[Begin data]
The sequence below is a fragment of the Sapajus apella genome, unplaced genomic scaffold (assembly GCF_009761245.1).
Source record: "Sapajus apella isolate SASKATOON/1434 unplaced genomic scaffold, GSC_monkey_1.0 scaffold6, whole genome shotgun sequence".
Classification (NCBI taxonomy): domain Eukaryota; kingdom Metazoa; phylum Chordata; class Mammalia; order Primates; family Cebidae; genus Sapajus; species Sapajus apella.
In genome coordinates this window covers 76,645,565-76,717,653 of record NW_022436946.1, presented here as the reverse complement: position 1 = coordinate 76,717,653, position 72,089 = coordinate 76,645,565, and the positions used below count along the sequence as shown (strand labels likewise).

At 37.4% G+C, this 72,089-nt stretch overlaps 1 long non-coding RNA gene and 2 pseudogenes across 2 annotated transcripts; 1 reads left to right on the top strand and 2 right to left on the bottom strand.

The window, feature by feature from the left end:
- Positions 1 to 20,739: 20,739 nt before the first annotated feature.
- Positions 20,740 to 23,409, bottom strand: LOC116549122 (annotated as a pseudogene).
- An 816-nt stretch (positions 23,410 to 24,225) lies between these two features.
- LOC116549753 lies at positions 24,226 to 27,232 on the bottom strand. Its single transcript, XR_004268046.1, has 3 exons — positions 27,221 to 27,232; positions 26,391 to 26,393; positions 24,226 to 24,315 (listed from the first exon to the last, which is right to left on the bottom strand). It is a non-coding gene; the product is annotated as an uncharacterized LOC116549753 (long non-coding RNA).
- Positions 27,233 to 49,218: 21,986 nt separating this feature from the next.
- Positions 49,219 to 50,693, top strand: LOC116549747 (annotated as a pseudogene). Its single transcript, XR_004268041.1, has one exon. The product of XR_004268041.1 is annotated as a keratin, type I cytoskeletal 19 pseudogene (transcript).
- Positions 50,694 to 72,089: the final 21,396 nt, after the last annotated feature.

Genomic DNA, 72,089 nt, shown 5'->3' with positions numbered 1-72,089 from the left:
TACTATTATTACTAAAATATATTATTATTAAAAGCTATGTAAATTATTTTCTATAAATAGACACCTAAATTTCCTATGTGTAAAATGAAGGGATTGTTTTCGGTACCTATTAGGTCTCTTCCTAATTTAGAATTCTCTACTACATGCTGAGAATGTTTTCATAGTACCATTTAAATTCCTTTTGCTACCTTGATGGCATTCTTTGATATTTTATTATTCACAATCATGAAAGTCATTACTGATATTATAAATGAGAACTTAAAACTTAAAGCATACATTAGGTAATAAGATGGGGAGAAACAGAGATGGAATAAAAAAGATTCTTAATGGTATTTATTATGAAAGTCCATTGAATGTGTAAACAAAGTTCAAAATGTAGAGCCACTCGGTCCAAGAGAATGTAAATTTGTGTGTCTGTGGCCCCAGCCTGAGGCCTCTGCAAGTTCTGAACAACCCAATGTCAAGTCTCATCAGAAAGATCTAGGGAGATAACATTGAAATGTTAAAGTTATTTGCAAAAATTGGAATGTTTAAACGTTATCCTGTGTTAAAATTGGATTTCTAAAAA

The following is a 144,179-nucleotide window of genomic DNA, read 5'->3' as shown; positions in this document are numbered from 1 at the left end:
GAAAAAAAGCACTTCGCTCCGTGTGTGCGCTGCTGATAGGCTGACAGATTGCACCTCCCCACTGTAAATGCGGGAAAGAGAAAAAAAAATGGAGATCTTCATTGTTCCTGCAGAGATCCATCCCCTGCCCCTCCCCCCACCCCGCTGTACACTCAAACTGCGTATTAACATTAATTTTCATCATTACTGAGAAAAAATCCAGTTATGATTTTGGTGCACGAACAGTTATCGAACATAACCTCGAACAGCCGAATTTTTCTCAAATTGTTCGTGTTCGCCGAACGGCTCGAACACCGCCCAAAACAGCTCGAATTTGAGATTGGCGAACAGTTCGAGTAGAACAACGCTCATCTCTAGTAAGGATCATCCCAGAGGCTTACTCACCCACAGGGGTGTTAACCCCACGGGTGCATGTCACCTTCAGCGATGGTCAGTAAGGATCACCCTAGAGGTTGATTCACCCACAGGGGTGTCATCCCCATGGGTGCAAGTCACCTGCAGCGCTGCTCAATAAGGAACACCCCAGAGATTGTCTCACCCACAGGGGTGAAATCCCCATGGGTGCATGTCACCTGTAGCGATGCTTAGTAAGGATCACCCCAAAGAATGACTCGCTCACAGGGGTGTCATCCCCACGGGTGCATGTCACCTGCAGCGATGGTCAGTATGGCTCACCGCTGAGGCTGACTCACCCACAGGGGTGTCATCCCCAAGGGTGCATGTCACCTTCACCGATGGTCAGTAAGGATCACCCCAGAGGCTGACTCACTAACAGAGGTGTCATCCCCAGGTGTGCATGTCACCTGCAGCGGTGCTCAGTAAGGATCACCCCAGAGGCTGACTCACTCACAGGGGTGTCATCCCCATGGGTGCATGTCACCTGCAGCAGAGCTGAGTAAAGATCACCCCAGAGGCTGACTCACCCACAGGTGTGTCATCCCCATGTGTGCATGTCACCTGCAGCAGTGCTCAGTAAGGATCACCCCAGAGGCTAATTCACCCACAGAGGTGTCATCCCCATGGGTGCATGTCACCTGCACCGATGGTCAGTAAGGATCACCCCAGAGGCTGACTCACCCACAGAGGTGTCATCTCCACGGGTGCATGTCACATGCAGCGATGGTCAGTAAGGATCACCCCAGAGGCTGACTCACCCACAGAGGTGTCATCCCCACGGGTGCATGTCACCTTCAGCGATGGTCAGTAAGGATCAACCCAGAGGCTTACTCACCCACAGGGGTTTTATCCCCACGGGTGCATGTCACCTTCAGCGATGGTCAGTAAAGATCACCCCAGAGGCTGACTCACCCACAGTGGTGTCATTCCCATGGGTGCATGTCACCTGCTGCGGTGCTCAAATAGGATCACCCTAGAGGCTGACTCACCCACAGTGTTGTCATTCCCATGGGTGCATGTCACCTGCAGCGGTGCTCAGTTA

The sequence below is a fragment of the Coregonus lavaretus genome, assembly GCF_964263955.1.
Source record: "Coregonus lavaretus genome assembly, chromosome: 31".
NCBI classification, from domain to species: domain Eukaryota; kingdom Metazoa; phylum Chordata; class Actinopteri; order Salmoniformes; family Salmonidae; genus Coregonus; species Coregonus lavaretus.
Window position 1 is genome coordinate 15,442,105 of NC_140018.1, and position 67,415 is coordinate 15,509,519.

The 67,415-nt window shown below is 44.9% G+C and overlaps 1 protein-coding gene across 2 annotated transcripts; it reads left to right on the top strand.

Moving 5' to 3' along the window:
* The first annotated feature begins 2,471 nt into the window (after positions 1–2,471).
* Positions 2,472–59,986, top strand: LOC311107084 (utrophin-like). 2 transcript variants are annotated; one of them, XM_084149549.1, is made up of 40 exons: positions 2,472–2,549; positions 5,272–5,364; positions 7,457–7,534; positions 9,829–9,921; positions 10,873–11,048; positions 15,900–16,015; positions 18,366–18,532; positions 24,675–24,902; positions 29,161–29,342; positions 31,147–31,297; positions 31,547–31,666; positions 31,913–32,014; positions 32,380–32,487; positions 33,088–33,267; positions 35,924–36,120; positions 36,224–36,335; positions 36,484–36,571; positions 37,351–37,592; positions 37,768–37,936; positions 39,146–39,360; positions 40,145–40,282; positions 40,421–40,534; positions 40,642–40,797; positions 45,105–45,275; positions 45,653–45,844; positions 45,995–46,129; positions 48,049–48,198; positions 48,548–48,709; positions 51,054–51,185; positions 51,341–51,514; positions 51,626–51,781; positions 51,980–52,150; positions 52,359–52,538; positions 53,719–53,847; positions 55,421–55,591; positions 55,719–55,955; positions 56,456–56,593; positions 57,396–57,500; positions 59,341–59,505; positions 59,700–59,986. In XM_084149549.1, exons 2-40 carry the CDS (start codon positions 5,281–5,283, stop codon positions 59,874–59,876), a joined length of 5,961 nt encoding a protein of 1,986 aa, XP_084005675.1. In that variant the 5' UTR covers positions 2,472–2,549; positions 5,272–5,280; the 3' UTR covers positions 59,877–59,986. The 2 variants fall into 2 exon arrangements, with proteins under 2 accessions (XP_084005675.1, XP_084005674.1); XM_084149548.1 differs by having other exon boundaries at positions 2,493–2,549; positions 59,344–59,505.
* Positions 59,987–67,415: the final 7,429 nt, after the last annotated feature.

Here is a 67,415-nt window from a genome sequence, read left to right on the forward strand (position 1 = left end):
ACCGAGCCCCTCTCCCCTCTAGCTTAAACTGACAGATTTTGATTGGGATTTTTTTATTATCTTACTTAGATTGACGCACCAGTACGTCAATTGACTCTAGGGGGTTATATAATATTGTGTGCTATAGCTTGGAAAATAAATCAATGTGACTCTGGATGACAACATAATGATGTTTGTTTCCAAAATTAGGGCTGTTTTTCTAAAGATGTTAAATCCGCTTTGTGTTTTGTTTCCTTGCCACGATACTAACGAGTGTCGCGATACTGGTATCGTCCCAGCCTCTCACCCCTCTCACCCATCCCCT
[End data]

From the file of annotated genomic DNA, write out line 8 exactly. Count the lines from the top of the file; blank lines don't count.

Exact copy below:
- Positions 20,740 to 23,409, bottom strand: LOC116549122 (annotated as a pseudogene).